Essentially, everyone gives meaning all day long to events as they happen and usually doesn’t realize that there is a difference between the actual events and how they “occur” to us. For example, you fail to meet your targets. That is all that actually happened. For many of us, however, it would occur to us as: Why does something always go wrong? Or, if only so-and-so had done what he promised, we’d have come in under budget. Or, I knew that target was too high; I should have complained when it was set.

Here’s another example. Your boss walks into your office and asks you a question and it occurs to you that she doesn’t trust me, or she doesn’t like me, or I’m going to get fired. That is the meaning you have given to the boss’s question. In reality all that happened is that she asked you a question.

Usually we don’t distinguish between reality and how reality occurs for us (the meaning we give the event), so we think the meaning IS reality. As a result, we interact with our meaning, not reality.

It’s difficult to deal effectively with a situation when we are trying to deal with the meaning we have given it—that exists only in our mind—instead of the situation itself.

Events don’t cause feelings; our meaning causes feelings

Most of us think that our frustrations, annoyances, anxieties, and angers are the result of what happened to us. In fact our feelings are the result of the meaning we have given to what happened to us. Your boss walking into your office and asking you a question doesn’t result in any feelings. The meaning you give that neutral event—such as she doesn’t trust me, or she doesn’t like me, or I’m going to get fired—is the cause of your feelings.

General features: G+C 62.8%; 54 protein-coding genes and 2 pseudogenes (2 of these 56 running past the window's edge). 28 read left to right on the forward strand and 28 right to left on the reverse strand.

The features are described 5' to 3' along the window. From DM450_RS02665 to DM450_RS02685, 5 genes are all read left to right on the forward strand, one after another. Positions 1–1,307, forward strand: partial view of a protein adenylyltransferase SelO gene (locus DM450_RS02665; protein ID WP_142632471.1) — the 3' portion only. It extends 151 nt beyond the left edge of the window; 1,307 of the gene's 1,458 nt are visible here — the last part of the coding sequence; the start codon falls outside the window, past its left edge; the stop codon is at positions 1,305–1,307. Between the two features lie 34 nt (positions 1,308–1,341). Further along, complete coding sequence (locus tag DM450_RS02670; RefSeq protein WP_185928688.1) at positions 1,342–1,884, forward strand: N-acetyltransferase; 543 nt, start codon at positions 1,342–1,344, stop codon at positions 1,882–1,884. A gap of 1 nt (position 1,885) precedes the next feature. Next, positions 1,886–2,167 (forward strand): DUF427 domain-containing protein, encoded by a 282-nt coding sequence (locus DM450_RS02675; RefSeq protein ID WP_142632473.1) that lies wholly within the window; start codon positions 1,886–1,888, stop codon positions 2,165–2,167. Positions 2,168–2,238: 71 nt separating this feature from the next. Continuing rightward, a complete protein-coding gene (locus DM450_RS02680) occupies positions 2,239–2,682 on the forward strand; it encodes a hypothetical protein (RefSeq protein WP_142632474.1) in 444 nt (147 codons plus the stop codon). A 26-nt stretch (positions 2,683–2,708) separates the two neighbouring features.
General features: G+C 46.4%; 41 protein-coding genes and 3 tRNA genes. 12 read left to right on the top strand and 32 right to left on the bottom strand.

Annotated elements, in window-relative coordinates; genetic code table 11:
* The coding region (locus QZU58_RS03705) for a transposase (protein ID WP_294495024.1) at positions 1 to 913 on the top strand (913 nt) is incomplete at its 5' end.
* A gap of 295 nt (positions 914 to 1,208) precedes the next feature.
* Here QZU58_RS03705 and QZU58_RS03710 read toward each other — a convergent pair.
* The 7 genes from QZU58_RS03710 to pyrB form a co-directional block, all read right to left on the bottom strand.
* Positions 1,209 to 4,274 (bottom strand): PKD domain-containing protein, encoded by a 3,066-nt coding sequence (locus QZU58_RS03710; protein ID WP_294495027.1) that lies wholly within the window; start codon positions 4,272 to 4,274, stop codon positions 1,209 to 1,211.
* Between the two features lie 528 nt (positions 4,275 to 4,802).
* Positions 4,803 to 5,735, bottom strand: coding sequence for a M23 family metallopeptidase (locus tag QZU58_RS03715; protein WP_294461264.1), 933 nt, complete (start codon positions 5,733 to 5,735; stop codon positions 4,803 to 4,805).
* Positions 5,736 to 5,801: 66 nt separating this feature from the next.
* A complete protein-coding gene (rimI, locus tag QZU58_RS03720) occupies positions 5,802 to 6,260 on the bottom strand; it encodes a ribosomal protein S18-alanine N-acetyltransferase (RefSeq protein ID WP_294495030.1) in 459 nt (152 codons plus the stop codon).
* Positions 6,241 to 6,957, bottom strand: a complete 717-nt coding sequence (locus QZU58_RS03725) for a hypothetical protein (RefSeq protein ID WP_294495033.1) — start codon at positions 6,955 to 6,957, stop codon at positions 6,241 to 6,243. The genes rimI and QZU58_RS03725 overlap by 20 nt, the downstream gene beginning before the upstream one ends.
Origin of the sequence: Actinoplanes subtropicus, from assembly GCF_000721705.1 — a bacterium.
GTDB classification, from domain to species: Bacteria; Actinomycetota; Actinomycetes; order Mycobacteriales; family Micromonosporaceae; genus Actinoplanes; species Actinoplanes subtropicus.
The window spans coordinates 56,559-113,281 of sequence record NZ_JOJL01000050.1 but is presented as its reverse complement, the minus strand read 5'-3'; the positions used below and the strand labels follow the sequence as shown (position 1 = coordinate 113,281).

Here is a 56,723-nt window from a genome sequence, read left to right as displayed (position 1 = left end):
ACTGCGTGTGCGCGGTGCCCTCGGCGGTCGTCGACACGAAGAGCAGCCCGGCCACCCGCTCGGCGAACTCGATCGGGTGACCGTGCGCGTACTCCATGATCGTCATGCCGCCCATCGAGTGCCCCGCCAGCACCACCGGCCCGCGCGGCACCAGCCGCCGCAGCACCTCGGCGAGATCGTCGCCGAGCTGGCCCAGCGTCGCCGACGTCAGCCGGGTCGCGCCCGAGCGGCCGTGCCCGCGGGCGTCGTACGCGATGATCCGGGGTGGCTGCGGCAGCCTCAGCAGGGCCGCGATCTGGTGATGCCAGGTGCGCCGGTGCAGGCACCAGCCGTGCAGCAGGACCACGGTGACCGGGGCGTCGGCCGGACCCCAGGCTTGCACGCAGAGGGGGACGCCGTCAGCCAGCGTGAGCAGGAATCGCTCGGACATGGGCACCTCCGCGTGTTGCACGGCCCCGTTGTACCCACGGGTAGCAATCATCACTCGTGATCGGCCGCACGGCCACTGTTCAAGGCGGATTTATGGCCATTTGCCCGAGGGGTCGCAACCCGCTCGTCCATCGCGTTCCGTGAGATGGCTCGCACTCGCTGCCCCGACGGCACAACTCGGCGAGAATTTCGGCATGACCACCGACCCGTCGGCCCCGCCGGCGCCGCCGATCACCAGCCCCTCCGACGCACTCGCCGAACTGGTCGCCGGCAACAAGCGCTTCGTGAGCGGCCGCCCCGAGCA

The further clarify this point, if you don’t get something you want and you give it the meaning: I can’t get what I want and I never will—you probably will get upset. If you give it the meaning: I haven’t gotten what I want yet, so what do I have to do to get it?—you probably will feel challenged and excited.

The meaning we give events is the primary source of our feelings. Thus, being able to dissolve your meanings enables you to simultaneously dissolve negative feelings, such as anxiety, anger, frustration, and upset.

Why the Lefkoe Freedom Process is so valuable

We’ve developed a program that enables clients, first, to quickly distinguish between the events in their lives and how those events occur to them and, second, dissolve the meaning in a matter of minutes, so they are left only with what actually happened in the world. The value in being able to do that is incalculable.

  • You deal with reality instead of how that reality occurred to you. Dealing with the actual event enables you to be much more successful in finding effective solutions. For example, you are more likely to deal effectively with a product launch that “didn’t turn out the way you had planned” than “a disaster; how did we screw up so badly?”
  • When you deal with the actual events you won’t be distracted by the negative emotions that are caused by the meaning you’ve attributed to the event.
  • You will significantly improve interpersonal relationships and significantly decrease arguments when you stop judging and evaluating everything that people say to you.

Here’s a link to a TEDx talk that Morty Lefkoe delivered that describes how meaning is assigned events and how the Lefkoe Freedom Process works to dissolve meaning.]

Because it can be difficult to make real the value of regularly dissolving meaning, you might want to view a few video interviews with people who have done it regularly.